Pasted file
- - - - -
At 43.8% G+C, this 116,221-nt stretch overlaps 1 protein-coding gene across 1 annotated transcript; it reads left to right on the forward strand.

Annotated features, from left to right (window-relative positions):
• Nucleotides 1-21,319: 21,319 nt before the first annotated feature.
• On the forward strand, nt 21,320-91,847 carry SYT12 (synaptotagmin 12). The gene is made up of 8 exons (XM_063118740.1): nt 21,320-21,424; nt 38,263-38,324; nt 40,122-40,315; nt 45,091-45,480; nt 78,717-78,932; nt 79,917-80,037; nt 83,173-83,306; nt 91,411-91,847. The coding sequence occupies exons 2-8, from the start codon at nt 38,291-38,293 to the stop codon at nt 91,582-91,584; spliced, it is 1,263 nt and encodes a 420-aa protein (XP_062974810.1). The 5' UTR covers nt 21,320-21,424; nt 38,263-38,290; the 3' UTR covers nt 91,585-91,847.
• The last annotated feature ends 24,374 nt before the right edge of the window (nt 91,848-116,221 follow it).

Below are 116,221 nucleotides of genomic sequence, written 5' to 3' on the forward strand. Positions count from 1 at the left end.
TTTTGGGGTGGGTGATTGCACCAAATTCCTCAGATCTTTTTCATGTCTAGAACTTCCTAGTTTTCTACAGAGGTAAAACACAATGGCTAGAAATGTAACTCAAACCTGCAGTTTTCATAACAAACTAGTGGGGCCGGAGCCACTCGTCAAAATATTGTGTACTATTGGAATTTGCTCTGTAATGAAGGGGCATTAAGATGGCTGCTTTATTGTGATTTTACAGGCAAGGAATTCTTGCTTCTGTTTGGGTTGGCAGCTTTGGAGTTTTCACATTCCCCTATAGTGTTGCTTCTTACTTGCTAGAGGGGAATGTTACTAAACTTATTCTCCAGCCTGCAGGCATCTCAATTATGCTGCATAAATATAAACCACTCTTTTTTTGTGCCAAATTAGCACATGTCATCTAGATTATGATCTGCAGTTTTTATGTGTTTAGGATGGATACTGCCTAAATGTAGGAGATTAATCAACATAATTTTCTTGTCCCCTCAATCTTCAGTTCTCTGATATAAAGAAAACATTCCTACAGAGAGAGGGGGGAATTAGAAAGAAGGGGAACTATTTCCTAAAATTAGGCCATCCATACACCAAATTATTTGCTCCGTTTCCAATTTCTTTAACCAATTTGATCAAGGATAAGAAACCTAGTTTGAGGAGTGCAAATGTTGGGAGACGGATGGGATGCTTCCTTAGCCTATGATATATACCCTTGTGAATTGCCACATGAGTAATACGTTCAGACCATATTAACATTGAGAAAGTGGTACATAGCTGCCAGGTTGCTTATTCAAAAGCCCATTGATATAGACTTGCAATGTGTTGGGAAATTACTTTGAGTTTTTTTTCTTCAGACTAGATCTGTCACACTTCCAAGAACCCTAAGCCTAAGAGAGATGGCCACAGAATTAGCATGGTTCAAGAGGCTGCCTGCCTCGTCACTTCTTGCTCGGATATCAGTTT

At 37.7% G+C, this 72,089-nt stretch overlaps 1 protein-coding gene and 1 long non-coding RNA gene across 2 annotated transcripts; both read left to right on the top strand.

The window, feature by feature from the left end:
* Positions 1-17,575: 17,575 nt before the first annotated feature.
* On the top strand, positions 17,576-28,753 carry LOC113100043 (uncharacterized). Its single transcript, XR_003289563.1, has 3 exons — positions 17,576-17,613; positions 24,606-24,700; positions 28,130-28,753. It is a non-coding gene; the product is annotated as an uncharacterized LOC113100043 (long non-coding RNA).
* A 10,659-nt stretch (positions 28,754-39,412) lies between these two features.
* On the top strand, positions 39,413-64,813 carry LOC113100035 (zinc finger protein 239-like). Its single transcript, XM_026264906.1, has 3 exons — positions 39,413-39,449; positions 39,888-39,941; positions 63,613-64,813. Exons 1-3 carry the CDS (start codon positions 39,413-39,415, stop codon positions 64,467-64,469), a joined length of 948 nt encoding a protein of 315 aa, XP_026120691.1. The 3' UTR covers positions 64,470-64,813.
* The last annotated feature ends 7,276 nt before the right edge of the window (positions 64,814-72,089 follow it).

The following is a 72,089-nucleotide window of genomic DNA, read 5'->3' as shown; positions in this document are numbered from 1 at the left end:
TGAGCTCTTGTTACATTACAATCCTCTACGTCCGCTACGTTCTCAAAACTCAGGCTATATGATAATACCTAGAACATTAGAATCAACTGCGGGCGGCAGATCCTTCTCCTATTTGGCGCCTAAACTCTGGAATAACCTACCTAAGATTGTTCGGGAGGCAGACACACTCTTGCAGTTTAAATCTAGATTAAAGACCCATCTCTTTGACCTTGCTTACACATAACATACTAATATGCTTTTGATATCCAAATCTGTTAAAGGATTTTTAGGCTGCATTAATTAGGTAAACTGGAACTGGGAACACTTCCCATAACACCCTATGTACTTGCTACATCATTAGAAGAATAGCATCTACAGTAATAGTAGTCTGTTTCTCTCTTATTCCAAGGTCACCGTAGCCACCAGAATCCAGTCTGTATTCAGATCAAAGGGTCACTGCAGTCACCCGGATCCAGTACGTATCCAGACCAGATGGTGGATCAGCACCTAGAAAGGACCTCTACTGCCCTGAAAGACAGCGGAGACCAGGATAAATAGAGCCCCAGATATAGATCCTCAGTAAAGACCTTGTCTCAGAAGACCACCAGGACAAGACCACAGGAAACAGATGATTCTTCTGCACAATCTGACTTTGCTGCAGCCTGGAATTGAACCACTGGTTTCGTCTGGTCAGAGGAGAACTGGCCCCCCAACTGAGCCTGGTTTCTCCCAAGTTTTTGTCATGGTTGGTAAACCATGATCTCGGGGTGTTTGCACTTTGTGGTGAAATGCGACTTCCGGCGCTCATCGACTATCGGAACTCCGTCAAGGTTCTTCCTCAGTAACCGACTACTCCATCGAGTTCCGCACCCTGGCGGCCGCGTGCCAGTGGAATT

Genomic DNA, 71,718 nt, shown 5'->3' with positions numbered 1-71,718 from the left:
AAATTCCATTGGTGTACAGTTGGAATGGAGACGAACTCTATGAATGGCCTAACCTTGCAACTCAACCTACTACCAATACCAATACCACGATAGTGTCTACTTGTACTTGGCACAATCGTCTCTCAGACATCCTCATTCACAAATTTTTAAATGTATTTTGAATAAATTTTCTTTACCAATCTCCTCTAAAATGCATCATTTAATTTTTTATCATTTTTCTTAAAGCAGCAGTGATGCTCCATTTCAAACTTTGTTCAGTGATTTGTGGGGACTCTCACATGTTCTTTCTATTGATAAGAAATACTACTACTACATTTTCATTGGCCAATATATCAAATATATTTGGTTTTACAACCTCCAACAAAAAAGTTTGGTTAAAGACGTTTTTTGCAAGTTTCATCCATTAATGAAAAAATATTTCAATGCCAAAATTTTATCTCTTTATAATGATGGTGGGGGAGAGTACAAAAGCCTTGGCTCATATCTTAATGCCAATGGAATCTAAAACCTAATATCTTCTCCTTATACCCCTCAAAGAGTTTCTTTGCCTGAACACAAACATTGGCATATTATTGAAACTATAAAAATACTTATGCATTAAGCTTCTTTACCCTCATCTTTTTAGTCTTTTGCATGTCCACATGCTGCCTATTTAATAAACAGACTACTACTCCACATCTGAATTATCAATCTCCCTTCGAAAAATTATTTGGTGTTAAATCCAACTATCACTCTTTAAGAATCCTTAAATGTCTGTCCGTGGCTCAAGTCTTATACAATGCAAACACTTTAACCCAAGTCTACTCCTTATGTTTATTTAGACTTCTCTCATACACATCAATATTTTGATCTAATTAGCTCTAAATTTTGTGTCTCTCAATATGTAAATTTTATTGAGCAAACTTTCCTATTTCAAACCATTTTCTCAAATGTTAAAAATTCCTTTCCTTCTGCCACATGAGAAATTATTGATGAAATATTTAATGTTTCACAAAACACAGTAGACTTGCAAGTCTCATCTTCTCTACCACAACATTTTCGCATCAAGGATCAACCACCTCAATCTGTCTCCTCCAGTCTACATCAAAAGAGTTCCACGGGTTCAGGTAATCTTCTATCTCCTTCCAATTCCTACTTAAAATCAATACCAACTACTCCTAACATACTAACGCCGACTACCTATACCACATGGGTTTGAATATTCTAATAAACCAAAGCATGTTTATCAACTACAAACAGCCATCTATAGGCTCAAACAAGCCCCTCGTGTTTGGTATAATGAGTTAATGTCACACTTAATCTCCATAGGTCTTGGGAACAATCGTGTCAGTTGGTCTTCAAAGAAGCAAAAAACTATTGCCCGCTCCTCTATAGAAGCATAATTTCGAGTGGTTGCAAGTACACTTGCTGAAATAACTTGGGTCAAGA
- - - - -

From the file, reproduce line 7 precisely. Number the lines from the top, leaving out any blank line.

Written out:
TTTTGGGGTGGGTGATTGCACCAAATTCCTCAGATCTTTTTCATGTCTAGAACTTCCTAGTTTTCTACAGAGGTAAAACACAATGGCTAGAAATGTAACTCAAACCTGCAGTTTTCATAACAAACTAGTGGGGCCGGAGCCACTCGTCAAAATATTGTGTACTATTGGAATTTGCTCTGTAATGAAGGGGCATTAAGATGGCTGCTTTATTGTGATTTTACAGGCAAGGAATTCTTGCTTCTGTTTGGGTTGGCAGCTTTGGAGTTTTCACATTCCCCTATAGTGTTGCTTCTTACTTGCTAGAGGGGAATGTTACTAAACTTATTCTCCAGCCTGCAGGCATCTCAATTATGCTGCATAAATATAAACCACTCTTTTTTTGTGCCAAATTAGCACATGTCATCTAGATTATGATCTGCAGTTTTTATGTGTTTAGGATGGATACTGCCTAAATGTAGGAGATTAATCAACATAATTTTCTTGTCCCCTCAATCTTCAGTTCTCTGATATAAAGAAAACATTCCTACAGAGAGAGGGGGGAATTAGAAAGAAGGGGAACTATTTCCTAAAATTAGGCCATCCATACACCAAATTATTTGCTCCGTTTCCAATTTCTTTAACCAATTTGATCAAGGATAAGAAACCTAGTTTGAGGAGTGCAAATGTTGGGAGACGGATGGGATGCTTCCTTAGCCTATGATATATACCCTTGTGAATTGCCACATGAGTAATACGTTCAGACCATATTAACATTGAGAAAGTGGTACATAGCTGCCAGGTTGCTTATTCAAAAGCCCATTGATATAGACTTGCAATGTGTTGGGAAATTACTTTGAGTTTTTTTTCTTCAGACTAGATCTGTCACACTTCCAAGAACCCTAAGCCTAAGAGAGATGGCCACAGAATTAGCATGGTTCAAGAGGCTGCCTGCCTCGTCACTTCTTGCTCGGATATCAGTTT